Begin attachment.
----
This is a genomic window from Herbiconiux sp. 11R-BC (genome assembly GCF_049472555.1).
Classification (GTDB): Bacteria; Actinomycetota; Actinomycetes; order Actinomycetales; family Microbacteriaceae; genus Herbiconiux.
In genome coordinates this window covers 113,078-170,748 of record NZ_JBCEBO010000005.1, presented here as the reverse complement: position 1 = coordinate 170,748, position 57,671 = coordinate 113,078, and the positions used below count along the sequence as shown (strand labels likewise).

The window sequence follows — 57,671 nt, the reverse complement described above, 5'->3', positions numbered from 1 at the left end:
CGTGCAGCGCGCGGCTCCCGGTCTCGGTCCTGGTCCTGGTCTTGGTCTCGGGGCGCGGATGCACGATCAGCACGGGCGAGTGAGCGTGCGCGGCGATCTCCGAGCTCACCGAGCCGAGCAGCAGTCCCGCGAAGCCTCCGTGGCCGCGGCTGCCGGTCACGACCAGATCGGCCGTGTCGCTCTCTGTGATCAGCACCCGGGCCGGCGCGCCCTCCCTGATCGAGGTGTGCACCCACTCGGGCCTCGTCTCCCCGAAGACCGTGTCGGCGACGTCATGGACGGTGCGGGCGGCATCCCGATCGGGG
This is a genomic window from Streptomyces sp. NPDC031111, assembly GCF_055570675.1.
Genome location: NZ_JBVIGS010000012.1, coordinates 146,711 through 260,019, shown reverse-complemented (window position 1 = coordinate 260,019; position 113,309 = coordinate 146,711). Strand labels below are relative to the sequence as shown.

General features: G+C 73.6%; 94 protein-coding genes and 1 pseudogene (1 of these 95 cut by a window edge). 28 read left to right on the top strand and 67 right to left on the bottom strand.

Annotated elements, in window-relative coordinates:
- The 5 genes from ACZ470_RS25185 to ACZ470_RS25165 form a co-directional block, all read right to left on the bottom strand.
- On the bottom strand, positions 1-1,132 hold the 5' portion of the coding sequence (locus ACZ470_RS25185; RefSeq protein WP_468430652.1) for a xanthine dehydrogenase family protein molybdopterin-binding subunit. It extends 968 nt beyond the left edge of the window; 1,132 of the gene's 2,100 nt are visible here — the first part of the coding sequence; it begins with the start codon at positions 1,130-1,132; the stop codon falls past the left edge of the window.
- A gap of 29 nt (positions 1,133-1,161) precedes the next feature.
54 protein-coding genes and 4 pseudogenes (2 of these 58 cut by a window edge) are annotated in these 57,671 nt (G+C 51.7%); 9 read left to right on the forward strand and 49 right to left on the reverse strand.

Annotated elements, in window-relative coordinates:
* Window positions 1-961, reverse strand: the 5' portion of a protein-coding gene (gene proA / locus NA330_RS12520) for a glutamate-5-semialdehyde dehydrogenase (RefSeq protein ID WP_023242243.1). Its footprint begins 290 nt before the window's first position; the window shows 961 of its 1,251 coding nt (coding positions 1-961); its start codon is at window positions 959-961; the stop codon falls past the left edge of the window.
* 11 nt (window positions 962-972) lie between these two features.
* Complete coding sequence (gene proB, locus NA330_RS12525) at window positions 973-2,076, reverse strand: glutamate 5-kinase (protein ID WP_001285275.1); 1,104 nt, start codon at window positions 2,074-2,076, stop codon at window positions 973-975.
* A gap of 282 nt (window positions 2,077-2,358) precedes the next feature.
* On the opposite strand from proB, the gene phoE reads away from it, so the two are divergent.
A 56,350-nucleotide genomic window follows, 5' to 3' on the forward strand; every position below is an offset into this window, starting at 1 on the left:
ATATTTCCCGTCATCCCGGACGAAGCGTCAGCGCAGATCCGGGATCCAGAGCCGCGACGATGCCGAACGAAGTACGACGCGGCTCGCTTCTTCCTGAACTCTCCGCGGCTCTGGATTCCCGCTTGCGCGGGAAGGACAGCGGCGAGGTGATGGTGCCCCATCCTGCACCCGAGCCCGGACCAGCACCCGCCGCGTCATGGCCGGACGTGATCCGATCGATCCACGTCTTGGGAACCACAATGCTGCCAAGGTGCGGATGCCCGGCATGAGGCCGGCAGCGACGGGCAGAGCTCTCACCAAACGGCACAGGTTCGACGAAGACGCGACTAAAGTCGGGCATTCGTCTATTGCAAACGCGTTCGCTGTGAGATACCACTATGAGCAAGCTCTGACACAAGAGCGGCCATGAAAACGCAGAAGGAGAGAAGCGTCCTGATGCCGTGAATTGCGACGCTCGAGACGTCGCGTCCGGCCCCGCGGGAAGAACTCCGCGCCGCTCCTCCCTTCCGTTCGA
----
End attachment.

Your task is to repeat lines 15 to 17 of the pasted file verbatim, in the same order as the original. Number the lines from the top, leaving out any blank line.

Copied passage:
* Window positions 1-961, reverse strand: the 5' portion of a protein-coding gene (gene proA / locus NA330_RS12520) for a glutamate-5-semialdehyde dehydrogenase (RefSeq protein ID WP_023242243.1). Its footprint begins 290 nt before the window's first position; the window shows 961 of its 1,251 coding nt (coding positions 1-961); its start codon is at window positions 959-961; the stop codon falls past the left edge of the window.
* 11 nt (window positions 962-972) lie between these two features.
* Complete coding sequence (gene proB, locus NA330_RS12525) at window positions 973-2,076, reverse strand: glutamate 5-kinase (protein ID WP_001285275.1); 1,104 nt, start codon at window positions 2,074-2,076, stop codon at window positions 973-975.